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how to stop a pod in Kubernetes

In Kubernetes, you cannot directly “stop” and then “start” a pod in the same way you might stop and start a virtual machine.

Pods in Kubernetes are designed to be ephemeral and stateless entities, managed by higher-level controllers like Deployments, StatefulSets, or DaemonSets.

The lifecycle of a pod is tied to the lifecycle of the container(s) running inside it.

When a container exits, the pod is considered “terminated” and is not restarted unless managed by a controller that decides to create a new pod to replace it.

However, you can achieve a similar effect to stopping and starting a pod by deleting it.

When a pod is deleted in a deployment managed by a controller (like a Deployment or StatefulSet), the controller notices the missing pod and creates a new one to replace it, effectively “restarting” the application in a new pod.

This is how you can “stop” (delete) and then have Kubernetes “start” (recreate) a pod.

If you’re just starting with Kubernetes, there’s no need to stress. This web story is designed to walk you through everything you need to know about pods.

Stopping a Pod

To “stop” a pod, you essentially delete it:

kubectl delete pod <pod-name> -n <namespace>

When you delete a pod, Kubernetes removes it from the cluster. If the pod is managed by a Deployment, StatefulSet, or another controller, the controller notices the pod’s absence and creates a new one to replace it, effectively “restarting” the application in a new pod.

Starting a Pod

There’s no command to “start” a pod once it’s been stopped (deleted). However, if the pod is managed by a controller (like a Deployment or StatefulSet), Kubernetes automatically starts a new pod to maintain the desired state (the number of replicas specified).


  • Scaling Down and Up: For deployments or stateful sets, you can scale the number of replicas to 0 and then scale back up. This stops all pods in the set and then starts them again.Scale down:
    kubectl scale deployment <deployment-name> --replicas=0 -n <namespace>

    Scale up:

    kubectl scale deployment <deployment-name> --replicas=<desired-number> -n <namespace>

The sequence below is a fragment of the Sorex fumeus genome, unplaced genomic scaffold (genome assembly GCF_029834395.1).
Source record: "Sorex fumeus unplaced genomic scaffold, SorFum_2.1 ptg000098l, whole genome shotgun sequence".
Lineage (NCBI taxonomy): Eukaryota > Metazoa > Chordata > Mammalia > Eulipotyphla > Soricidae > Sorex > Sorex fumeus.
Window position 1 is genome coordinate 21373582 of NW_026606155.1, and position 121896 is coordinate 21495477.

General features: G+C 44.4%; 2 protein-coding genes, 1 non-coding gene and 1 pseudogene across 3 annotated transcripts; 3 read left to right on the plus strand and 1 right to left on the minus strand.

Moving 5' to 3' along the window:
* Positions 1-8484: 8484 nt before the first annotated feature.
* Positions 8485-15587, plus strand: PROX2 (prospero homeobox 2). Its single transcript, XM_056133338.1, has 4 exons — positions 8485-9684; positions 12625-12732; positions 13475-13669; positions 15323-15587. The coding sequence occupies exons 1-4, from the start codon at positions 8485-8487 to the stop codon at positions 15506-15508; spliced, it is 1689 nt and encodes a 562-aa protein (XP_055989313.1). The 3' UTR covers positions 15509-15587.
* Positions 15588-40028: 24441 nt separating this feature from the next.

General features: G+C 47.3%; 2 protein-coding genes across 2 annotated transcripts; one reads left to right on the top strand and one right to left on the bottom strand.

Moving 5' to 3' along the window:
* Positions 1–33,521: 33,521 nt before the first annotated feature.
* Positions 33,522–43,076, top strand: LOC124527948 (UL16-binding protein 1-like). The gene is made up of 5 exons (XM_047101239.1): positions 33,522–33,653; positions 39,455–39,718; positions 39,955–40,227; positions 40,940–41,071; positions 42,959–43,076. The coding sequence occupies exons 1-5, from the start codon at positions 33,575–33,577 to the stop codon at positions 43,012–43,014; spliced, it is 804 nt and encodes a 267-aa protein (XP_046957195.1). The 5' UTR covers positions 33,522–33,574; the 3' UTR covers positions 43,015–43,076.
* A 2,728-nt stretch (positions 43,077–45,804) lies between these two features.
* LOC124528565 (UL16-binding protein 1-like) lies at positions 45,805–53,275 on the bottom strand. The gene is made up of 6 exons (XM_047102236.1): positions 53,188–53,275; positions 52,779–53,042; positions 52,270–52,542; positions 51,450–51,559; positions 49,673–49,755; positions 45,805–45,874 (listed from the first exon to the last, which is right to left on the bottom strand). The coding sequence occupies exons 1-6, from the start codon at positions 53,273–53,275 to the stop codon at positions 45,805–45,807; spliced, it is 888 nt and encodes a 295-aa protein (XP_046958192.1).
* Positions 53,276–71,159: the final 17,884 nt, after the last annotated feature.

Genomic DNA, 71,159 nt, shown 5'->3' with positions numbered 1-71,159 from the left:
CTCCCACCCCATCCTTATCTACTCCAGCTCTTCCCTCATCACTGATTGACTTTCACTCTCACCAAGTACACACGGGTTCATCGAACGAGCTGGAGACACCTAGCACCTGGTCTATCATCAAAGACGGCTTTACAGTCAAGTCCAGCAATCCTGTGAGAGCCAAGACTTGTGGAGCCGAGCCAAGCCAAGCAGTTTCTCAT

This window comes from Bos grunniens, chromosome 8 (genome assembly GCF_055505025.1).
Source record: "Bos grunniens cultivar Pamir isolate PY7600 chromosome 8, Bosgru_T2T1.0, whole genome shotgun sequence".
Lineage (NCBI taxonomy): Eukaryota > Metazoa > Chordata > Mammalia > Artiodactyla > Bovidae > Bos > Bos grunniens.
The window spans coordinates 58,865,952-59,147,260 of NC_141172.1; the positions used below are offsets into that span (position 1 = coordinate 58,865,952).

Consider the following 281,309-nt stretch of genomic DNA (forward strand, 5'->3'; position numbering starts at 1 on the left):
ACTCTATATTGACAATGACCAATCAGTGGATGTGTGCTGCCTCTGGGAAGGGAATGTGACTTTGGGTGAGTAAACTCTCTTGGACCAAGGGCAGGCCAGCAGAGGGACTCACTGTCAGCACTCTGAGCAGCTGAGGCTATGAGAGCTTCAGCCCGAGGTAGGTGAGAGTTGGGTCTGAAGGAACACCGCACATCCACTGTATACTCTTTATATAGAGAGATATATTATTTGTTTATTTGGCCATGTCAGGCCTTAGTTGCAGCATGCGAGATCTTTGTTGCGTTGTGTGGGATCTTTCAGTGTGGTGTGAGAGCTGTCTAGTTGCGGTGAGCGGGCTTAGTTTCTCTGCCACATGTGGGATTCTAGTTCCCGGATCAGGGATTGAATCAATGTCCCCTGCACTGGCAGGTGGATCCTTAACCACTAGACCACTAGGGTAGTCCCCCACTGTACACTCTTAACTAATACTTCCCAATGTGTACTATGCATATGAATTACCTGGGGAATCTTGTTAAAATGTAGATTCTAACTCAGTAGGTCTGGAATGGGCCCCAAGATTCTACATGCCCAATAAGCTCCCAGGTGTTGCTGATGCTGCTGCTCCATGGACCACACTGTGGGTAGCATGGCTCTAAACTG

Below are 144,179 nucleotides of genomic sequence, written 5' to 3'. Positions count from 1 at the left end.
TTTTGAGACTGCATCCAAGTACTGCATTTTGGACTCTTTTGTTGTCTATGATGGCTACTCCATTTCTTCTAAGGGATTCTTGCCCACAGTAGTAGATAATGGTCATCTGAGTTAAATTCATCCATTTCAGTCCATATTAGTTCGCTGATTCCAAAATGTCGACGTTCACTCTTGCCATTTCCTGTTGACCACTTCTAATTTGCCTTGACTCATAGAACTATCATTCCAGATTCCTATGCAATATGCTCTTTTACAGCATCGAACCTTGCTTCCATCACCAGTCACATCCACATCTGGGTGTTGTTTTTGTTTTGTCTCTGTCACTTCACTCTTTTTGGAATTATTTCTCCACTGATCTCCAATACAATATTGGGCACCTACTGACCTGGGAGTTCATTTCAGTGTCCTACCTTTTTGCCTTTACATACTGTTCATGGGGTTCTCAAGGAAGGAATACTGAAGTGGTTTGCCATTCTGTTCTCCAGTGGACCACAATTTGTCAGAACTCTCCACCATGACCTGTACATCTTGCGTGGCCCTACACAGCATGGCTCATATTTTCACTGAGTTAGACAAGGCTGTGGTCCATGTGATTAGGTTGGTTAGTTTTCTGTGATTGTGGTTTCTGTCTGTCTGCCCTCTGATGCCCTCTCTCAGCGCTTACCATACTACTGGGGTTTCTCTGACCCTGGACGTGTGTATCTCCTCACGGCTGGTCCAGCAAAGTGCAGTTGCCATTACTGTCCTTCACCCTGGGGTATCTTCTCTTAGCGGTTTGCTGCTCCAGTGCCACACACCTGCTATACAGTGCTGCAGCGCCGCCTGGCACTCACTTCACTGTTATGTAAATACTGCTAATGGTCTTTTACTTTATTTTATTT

• Deleting and Recreating Resources: You can also delete the entire Deployment, StatefulSet, or DaemonSet and recreate it. This approach is more disruptive and not recommended for production environments without careful planning.

Important Considerations

  • Stateful Applications: Be cautious with stateful applications (like databases). Deleting pods can lead to data loss if the data is not stored on persistent volumes or managed properly.
  • Downtime: Deleting pods or scaling down will cause downtime. Plan accordingly and consider the impact on your services.
  • Persistent Volumes: Ensure that any persistent data is stored on persistent volumes (PVs) to prevent data loss when pods are deleted.

In summary, while you can’t directly stop and start individual pods, you can manage the lifecycle of pods indirectly through the controllers that manage them or by scaling the number of replicas.

Managing Stateful Applications

StatefulSets: For applications that need stable, unique network identifiers and persistent storage, use StatefulSets. StatefulSets ensure that your pods are created and deleted in a predictable order, and they can help manage stateful applications more effectively.

Persistent Volume Claims (PVCs): Ensure your stateful data is stored on Persistent Volumes (PVs) through Persistent Volume Claims (PVCs). This decouples the lifecycle of your data from the pods, allowing your application to retain its state even when pods are deleted and recreated.